A second fully extended pleat may next be formed from the opposite or fight side by tucking in the excess fabric across the upper panel 46 of the tuck having the fold line 42 to form a tuck having a second longitudinal fold line 48. The tuck having the fold line 42 may also be held in place by a blade which conveniently may be the first blade used for forming the tuck having the fold line 42. The fold line 48 is positioned to be in substantial alignment with the other end 50 of the cushion housing 22 (see FIG. 1 ) and a second marginal edge of the paddle and extends longitudinally substantially the entire distance between the first and second lateral fold lines 36 and 38. Frictional engagement exists between the entire overlapping surfaces of the two tucks having longitudinal fold lines 42 and 48.
A third fully extended pleat may next be formed again from the left side by tucking in the excess fabric remaining yet on the left side across the upper panel 52 of the tuck forming the fold line 48 to form a tuck having a generally longitudinal fold line 54. Because the pattern of the uninflated bag may be quite irregular, the ends of the longitudinal fold lines may be rounded; however, it is important that the longitudinal fold lines do not extend laterally beyond the ends 44 and 50 of the housing 22. The tuck having the fold line 48 may also be held in place by its blade, not shown. The third longitudinal fold line 54 is positioned to be in substantial alignment with the first end 44 of the housing 22 and generally parallel to fold line 42.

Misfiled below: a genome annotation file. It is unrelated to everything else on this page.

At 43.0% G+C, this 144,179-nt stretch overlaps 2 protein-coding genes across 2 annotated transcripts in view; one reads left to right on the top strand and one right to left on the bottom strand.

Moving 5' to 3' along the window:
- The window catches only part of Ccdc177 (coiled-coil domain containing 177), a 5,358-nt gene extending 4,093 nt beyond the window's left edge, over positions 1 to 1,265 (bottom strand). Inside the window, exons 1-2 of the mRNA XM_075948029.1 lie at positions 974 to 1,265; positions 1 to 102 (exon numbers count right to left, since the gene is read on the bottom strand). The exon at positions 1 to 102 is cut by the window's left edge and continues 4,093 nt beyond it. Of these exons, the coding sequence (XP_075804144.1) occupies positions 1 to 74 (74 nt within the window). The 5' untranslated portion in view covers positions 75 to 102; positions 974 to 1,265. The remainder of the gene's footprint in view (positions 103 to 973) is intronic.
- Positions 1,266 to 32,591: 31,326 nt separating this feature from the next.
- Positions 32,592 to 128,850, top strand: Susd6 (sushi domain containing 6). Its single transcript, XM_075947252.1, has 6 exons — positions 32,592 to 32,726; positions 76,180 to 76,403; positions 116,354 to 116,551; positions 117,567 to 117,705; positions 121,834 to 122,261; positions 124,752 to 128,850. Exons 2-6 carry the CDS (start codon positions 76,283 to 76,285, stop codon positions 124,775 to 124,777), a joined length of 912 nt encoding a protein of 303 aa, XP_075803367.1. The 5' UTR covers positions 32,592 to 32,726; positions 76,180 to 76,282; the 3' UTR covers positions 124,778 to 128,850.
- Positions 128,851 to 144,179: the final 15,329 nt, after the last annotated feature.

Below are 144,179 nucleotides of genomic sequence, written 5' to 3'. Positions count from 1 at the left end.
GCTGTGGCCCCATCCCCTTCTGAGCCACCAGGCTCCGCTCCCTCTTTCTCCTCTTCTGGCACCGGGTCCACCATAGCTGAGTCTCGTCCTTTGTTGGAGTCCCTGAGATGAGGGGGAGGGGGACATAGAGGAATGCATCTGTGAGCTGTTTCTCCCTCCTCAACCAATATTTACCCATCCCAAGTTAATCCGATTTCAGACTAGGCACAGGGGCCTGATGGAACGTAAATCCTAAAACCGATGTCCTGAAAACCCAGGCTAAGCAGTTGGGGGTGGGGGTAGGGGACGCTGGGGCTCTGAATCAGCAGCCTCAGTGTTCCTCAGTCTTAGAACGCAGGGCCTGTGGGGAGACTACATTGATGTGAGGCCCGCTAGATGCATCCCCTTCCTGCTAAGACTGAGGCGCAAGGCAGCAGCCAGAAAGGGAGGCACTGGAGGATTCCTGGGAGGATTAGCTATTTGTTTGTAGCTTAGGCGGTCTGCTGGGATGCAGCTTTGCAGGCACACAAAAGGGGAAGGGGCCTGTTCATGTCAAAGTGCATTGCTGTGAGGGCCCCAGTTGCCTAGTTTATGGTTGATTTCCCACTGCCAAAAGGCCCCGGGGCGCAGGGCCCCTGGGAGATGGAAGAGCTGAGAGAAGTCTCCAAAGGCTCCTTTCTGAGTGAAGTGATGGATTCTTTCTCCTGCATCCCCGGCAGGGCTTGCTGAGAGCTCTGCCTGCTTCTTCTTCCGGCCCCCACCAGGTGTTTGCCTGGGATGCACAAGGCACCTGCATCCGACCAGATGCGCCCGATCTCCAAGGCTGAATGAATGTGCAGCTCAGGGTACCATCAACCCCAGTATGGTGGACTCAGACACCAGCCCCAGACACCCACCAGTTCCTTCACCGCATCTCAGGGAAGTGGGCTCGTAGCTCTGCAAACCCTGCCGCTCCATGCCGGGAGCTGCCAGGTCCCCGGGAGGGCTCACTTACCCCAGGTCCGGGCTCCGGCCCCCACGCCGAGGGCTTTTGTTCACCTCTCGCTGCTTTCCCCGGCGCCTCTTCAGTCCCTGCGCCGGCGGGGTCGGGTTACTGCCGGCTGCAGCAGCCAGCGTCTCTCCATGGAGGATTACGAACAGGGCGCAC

A fourth fully extended pleat is preferred where necessary to gather all of the remaining fabric in the air bag cushion within the volume illustrated in FIGS. 4 and 5. Such a fourth pleat is formed from the fight side again by forming a tuck which slides across the upper panel 56 while the upper panel is held in place as by its blade. A fourth longitudinal fold line 58 may be provided by working the available fabric to be in alignment with the second end 50 of housing 22. The interior longitudinal fold line 59 of the fourth pleat will be located at a position determined by the amount of fabric that remains after the fabric on the top layer 34 as viewed in FIG. 5 is stretched so that fold line 60 is aligned with fold lines 54 and 42, and also with the first end 44 of housing 22. Longitudinal fold lines 58, 48 and 62 are also in substantial alignment with the second end 50 of housing 22 so that the maximum width of the folded bag before rolling commences is no greater than the length of the housing 22 between ends 44 and 50.
By the foregoing structure, the pleats extend fully across the folded air bag cushion, overlapping each other and interfacing with each other. In contrast, the prior art practice in connection with pleating the sides or outer portions of the tucked fabric is to cause the inside edges or fold lines of the pleats to always terminate near the center of the folded cushion as is illustrated in U.S. Pat. No. 5,290,061 to Bollaert, FIGS. 10-12 and U.S. Pat. No. 5,022,675 to Zelenak et al., FIG. 13.
The packing advantage of the fold of the present invention is that free volume or dead space between the pleats is minimized thereby making a smaller pack possible. At the same time a performance advantage is achieved when the cushion is rolled as described below because of the interaction between the pleats from opposite sides of the cushion during deployment. In addition, the pleats do not have to be controlled to a specific depth during manufacture, thereby allowing the folding mechanism to be only concerned with the final width of the pleats.